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When do we put compost around fruit trees?

I got an apple tree for my birthday last year and it looks like the leaves are being eaten and some are curling and turning brown... I don't know if it needs more nutrition or what, I don't see bugs on the leaves.
But I also read you are not supposed to fertilize fruit trees at this time. Shcould I put compost around it and mulch? Is there ever a bad time for compost? HELP!!!! timeout
 
New 2- Ck out the specific variety of apple that you own on line or in a book. We've had a very hot dry summer, lots of times the stress may cause trees to let go of their leave prematurely.
You need to find out if your variety needs fertilizer in the fall or spring (you don't want to stimulate new growth on a tree that is already stressed)or just a very deep watering.
 
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quote:
Originally posted by new2green:
I got an apple tree for my birthday last year and it looks like the leaves are being eaten and some are curling and turning brown... I don't know if it needs more nutrition or what, I don't see bugs on the leaves.
But I also read you are not supposed to fertilize fruit trees at this time. Shcould I put compost around it and mulch? Is there ever a bad time for compost? HELP!!!! timeout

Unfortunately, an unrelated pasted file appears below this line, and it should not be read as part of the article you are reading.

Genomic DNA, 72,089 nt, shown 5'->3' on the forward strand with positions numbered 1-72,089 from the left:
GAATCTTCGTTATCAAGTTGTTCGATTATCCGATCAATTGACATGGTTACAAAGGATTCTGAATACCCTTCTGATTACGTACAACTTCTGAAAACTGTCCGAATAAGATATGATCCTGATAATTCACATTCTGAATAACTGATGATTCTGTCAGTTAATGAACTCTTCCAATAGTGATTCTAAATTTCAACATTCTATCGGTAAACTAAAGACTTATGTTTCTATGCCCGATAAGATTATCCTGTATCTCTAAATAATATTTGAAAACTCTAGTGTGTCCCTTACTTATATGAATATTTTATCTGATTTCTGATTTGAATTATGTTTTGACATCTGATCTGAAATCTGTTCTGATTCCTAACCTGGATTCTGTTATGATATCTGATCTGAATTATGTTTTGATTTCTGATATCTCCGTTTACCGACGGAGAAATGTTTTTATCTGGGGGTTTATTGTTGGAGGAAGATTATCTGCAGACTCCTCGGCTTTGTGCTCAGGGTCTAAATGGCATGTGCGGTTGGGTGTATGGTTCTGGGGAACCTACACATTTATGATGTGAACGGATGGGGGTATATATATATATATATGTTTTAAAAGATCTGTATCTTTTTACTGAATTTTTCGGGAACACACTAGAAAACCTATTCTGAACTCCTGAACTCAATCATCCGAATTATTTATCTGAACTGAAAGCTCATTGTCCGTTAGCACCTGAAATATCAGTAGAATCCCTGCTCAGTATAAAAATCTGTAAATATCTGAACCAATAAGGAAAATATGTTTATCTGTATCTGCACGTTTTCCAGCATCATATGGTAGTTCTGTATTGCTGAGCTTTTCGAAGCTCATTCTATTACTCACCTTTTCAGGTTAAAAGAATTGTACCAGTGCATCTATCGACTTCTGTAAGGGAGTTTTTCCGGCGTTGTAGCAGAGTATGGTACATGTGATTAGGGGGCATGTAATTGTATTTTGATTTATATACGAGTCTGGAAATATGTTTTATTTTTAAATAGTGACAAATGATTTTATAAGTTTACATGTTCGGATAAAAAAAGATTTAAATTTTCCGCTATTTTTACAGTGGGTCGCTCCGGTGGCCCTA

The first thing a tree (particularly a fruit tree) needs is regular water, a recentlly transplanted tree needs almost an inch of rain per week. To provide that it also needs a mulched area at least as large as its drip edge.

How does a gardener calculate what equals an inch of rain when it comes out of his/her garden hose? My nursery man suggested 20+ gallons per tree. At my local water pressure thats five minutes of water per tree. Watering collars are advisable when planting on a slope.

I like giving fruit trees some compost, but I'm not totally persuaded that they actualy need it. They do need that bark mulch and may need lime or phosphate if soil testing dictates.

Trees feed differently from a carrot or tomato. They work more with mushroom family of microrganisms. A cabbage feeds in relationship to bacterial action. Think of this whole population as your micro-herd.

So yes, you need to add things to soil for the microherd to eat in order for them to feed your plants. Its just woody plants like more fiber.
:-)
 
[hr]Beyond the mountains, there are more mountains.
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I pile old straw & hay around my fruit trees - being careful to keep it about a foot away from the trunk - any time I have it available. It rots down without any further help from me & provides a lovely combination mulch/compost all on its own. I spread it from one-foot away from the trunk out to the trees' foliage "drip lines" - as in the outer edge where the foliage would drip moisture off the leaves.

Other than that, the only other fertilizer I use is Gardens Alive! organic fruit tree fertilizer, which, if I (sigh) remember to do it, I apply in early spring as the trees are breaking dormancy.

This time of year when the trees are being harvested & will then be winding down into dormancy, I wouldn't fertlize, but compost (or some straw/hay) won't hurt since it's such a very slow release amendment.
 

~~~~~~~~~~~~~~~~~~~~~~~~~~~~~~~~~~~~

"My body is a temple - unfortunately, it's a fixer-upper."

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"And no, I'm NOT being snarky."

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Zone 7a, Culpeper, Virginia